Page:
My friend Boris and I recently had the privilege of coordinating the Passover Seders in Shostka, Ukraine, a small town home to only several hundred Jews.

After three flights and ten hours of driving, we arrived two days before Passover. As enticing as a bed seemed at the moment, with the Seder just a day away, we needed to hit the ground running. Fortunately, were both raised by Russian-speaking parents, and were able to communicate effectively with the locals. We dedicated five hours to making the apartment's kitchen kosher for Passover, and then several women from the community arrived to help with the food preparations. We stayed awake well past midnight to ensure that the food for Shostka's Seder would be fresh, plentiful, and kosher for Passover.

We had approximately 40 reservations for the Seder, and with the food situation under control, we spent the next day preparing Passover-related material to share with our guests. Shostka's Jews have little to no knowledge of Judaism, and the intermarriage rate is nearly 95%. The Seder night is really the only time they receive an authentic Jewish experience, and we only had a couple of hours to inspire them. What could we say? What would resonate in their hearts? What would give them the inspiration to carry on until next year?

To add to our stress, accordingly to Jewish law the Seder may begin no earlier than nightfall, which was at 8:30 pm in Shostka. Ukrainian tradition is to eat dinner no later than 6:30, so the Jewish center’s director, Sveta, had called the Seder for 6:00, leaving us with quite the dilemma.

We convinced Sveta to call back all 40 participants and invite them for 7:00 pm, and when we arrived at the Jewish center we saw three beautifully arranged tables with 40 people seated. After putting on tefilin with the men and lighting candles with the women, it was 7:30 pm, and we still had to wait another hour until the Seder could begin. I took the stage, and in my broken Russian began to recount the Passover story from the very beginning, starting with Abraham, the first Jew. I then explained the symbolism of each item on the Seder plate, all the while hoping and praying that my broken Russian would somehow touch their souls. But growing hungrier by the minute, the Jews of Shostka had exhausted every ounce of their patience. Sensing this, I quickly wrapped up my speech with a beautiful story of the Rebbe, Rabbi Menachem Mendel Schneerson, of righteous memory, which contained the message that every Jew is a precious gem.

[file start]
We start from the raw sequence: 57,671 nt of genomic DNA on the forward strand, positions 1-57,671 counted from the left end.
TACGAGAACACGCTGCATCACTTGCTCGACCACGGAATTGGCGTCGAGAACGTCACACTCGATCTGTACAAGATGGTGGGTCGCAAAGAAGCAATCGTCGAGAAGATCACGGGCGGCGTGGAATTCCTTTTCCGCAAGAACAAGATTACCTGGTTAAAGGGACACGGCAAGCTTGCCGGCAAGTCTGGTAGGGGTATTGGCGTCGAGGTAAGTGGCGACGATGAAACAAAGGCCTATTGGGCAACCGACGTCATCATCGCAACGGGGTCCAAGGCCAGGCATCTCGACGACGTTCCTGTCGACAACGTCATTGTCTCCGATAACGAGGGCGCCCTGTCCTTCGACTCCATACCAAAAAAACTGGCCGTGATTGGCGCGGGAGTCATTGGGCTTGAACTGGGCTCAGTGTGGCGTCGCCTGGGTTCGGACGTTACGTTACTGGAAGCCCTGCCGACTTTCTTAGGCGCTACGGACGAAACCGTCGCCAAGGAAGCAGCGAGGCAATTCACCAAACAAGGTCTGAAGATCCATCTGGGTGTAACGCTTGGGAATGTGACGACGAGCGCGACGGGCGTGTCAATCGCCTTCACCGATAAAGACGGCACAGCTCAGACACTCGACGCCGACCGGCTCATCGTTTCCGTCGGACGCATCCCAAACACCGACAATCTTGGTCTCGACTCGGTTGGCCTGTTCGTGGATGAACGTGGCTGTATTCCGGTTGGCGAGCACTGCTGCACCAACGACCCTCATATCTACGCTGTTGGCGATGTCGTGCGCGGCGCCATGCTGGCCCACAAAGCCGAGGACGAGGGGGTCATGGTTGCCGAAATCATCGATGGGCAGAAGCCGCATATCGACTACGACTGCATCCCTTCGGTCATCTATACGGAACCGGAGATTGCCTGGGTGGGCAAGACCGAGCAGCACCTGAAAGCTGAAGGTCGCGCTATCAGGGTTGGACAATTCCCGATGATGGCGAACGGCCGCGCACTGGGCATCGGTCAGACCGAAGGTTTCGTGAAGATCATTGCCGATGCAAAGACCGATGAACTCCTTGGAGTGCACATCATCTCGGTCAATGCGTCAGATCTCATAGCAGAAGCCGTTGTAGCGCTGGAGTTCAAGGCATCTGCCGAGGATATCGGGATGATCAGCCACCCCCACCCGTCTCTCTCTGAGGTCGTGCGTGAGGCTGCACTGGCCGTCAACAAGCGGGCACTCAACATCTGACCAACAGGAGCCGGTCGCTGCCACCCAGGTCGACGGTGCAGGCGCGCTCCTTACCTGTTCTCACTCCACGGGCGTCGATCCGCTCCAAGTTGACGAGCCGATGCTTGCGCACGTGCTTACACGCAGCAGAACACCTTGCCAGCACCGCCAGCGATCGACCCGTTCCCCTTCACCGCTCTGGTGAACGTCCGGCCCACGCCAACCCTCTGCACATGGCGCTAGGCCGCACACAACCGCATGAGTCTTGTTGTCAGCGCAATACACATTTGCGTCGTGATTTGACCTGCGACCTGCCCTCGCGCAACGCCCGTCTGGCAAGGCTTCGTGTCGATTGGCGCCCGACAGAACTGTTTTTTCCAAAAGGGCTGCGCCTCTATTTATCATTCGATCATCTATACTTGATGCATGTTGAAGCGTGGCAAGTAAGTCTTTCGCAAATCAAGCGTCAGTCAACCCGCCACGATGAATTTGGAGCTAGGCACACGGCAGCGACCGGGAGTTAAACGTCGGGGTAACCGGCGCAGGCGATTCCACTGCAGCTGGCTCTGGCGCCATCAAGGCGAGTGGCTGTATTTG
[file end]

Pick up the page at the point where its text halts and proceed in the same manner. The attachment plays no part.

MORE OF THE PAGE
The room was blanketed with a thick silence. I was painfully aware of each set of weary eyes upon me. I checked my watch: 8:00 pm. My mind was racing. What would the Rebbe expect me to do in this situation?

Then it hit me! “Simcha poretz geder - joy breaks through barriers." I suddenly remembered the classic song “Who Knows One?” in Russian. I recalled watching a video of a chassid singing that song to the Rebbe, and the Rebbe responding with tremendous joy.

I started the song slowly. "Ech ti zimlak, ya tibya raskazevayu, ADIN UNAS BOG!" (Why are you a fool? I'll teach you, G-D IS ONE!)

Boris and I continued onto the next stanza, then the third, and so on. Each new stanza infused the room with more and more energy.

As if at the flip of a switch, Shostka's Jewry was alive! Men, women, children, everyone was joining in. "One is G‑d, two are the tablets, three are the fathers, four are the mothers..." By the time we reached the 14th and final stanza, the place was on fire.

We then broke out into dance, celebrating exactly what Pesach is all about. We had just shattered the ultimate barrier. Now I could truly appreciate the adage of the Holy Ba’al Shem Tov: Joy bursts through all barriers.

The electricity in the room was not a result of something that was said, done, or felt. It was coming from the pure joy, expressing the essence of the soul. And between souls, there's clear communication. No language, culture, or any other difference could stand in the way.

After catching my breath, I glanced at my watch: 8:30. The Jews of Shostka were ready to begin their Seder.

Searching for Chametz in Shostka, Ukraine.
Searching for Chametz in Shostka, Ukraine.